Obama to Congress: Iran Negotiations Must Continue Without Bargaining Chips

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Imagine yourself in a Board room with high-powered players from a company that wants to buy your business as cheap as possible. You want the highest price you can get but don’t want to scare them away so you decide to let them control the situation without any show of strength or resistance from you.

That’s how Obama bargains. He won’t use bargaining chips or any type of leverage. He’s doing it now with Iran and nuclear weapons.

Mr. Obama has come out very strongly against Congress passing any bill that in any way addresses Iran and the pending nuclear deal. Even the Prime Minister of England, David Cameron, has been calling Senators to lobby for Mr. Obama’s position.

Foreign leaders should not be affecting U.S. policy and legislation.

Mr. Obama believes that using any bargaining chips will blow up the deal with Iran, but that might be because Iran has no intention of working out a deal that doesn’t give them everything they want.

Obama negotiating

Mr. Obama has come out swinging but the only ones he swings at are Congress and the American people.

Tactics used by the administration also include impugning the motives and characters of opponents. Barack Obama went so far as to suggest senior Democrats like Sen. Robert Menendez (D-NJ), who take a hard line on Iran, are doing so purely to appease their donors.

Democratic Senator Bob Menendez, who until recently chaired the Senate Foreign Relations Committee, has been working across party lines with Sen. Mark Kirk, R-Ill., on new sanctions on Iran’s economy that would kick in ONLY if Iran fails to sign or live up to a nuclear deal in time.

Menendez, like Kirk, believes in negotiating from a position of strength. Obama would rather proceed on tip-toes.

Other senators are drafting bills that would require Congress to sign off on any deal before existing sanctions are lifted.

They don’t trust Mr. Obama’s deal-making capabilities after his performance on a range of issues such as the nuclear deal with Russia, the Bergdahl exchange and the Cuba deal.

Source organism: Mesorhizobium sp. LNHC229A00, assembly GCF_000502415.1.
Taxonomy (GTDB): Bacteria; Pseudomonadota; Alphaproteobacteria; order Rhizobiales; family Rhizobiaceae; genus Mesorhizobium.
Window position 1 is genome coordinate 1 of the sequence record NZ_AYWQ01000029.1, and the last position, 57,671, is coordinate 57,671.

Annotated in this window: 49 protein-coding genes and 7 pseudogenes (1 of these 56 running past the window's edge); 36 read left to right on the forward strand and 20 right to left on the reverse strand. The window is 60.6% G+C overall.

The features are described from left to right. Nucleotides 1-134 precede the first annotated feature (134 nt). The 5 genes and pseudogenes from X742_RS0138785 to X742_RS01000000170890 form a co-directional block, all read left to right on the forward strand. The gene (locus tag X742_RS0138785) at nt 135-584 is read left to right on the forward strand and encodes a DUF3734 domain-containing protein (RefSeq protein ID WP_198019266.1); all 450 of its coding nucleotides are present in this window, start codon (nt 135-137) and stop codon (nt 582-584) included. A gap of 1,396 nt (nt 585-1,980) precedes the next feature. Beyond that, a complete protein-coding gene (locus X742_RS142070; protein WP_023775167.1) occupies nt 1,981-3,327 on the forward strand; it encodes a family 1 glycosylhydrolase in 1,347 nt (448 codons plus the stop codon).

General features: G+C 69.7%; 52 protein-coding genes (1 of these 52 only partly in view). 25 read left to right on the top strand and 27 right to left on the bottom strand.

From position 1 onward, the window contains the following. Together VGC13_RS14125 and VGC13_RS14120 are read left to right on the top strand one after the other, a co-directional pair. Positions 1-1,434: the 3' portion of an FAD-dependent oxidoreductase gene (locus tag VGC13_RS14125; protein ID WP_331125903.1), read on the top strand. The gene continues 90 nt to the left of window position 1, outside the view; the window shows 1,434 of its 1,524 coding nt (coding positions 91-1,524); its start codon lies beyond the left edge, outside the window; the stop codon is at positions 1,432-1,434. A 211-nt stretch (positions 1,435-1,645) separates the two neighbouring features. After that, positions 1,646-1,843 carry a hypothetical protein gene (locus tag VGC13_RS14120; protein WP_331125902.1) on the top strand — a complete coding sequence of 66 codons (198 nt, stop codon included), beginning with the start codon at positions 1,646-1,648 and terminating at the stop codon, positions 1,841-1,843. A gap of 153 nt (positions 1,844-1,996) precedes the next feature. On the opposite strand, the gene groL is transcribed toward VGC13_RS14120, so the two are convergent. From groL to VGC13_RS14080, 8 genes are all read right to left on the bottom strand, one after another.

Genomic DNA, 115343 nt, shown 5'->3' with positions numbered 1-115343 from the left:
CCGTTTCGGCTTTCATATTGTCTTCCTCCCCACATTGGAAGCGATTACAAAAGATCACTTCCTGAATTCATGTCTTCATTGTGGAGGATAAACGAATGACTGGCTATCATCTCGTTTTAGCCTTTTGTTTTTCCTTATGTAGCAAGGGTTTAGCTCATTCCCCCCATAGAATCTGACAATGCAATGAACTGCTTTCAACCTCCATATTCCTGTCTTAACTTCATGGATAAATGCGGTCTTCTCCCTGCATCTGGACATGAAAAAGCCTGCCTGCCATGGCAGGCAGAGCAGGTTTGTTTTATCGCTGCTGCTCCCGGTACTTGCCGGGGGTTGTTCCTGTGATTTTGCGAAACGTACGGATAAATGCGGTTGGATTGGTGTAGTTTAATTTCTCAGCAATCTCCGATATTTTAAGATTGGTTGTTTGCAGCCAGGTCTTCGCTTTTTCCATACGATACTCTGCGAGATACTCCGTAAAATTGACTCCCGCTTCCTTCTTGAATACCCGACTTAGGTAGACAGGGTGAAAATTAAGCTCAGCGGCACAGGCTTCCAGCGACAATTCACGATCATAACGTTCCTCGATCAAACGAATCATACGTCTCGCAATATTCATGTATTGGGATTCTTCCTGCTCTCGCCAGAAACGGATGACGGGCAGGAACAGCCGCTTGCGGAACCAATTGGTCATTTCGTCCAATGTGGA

It’s unclear whether those senators could muster enough votes to override Obama’s veto, AP reports.

Banking Chairman Sen. Shelby announced yesterday that markup on the Menendez-Kirk legislation will take place on Thursday. Amendments are due on Wednesday. The committee will hold hearings on the issue on Tuesday.

Some, like Melendez and Kirk, want to up sanctions to coerce Iranians into coming to the table not to dispel them as Mr. Obama portrays.

Mr. Obama believes in negotiating without any leverage whatsoever.

He has portrayed the Senate bills as adding unreasonable sanctions but none of the bills would take effect unless Iran fails to make a deal.

Since the Obama-Kerry interim deal with Iran, which put no controls on them, the Iranians have used the opportunity to bolster their bargaining position according to The Washington Post.

They are building two new reactors and have declared their intention to put American journalist Jason Rezaian on trial – he’s become a bargaining chip. They’ve added uranium to their stockpile, continued production on their plutonium production factory at Arak, and have developed ballistic missiles.

Obviously, Mr. Obama’s policy is flawed. It is not working. Instead of responding as predicted by Mr. Obama, they’ve built up their own pressure tactics.

Mr. Obama operates from a standpoint of weakness in order to build trust on the other side when the other side is obviously playing him for a fool.